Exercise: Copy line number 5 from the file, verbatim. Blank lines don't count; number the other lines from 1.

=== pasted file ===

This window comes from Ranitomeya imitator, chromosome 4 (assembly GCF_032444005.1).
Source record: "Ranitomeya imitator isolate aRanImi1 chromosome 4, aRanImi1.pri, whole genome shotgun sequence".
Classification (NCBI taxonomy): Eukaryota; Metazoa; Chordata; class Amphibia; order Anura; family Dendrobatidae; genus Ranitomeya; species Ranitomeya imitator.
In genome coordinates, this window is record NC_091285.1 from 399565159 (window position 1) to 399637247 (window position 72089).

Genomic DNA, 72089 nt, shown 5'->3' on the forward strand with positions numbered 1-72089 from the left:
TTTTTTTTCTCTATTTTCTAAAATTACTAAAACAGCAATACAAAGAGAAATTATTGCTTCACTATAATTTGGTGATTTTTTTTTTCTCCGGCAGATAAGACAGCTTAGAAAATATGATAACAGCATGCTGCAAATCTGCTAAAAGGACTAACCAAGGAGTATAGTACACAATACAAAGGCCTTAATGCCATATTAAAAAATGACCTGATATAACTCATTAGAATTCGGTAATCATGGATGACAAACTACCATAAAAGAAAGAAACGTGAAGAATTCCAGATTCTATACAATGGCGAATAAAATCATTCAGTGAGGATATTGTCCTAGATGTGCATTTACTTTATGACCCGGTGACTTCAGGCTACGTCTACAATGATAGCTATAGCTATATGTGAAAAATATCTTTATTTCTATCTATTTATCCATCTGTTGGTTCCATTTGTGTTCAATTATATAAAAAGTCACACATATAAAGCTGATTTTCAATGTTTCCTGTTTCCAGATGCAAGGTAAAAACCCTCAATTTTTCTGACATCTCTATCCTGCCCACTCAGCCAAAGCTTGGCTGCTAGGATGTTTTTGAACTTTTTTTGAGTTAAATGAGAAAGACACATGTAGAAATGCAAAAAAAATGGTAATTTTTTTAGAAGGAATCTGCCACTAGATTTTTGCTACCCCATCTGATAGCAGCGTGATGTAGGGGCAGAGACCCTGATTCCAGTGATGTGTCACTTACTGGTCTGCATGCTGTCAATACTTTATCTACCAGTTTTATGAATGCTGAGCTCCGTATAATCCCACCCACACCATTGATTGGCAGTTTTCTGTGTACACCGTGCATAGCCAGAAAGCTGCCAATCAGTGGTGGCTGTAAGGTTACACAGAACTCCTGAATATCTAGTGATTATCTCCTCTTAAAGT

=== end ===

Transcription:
Genomic DNA, 72089 nt, shown 5'->3' on the forward strand with positions numbered 1-72089 from the left: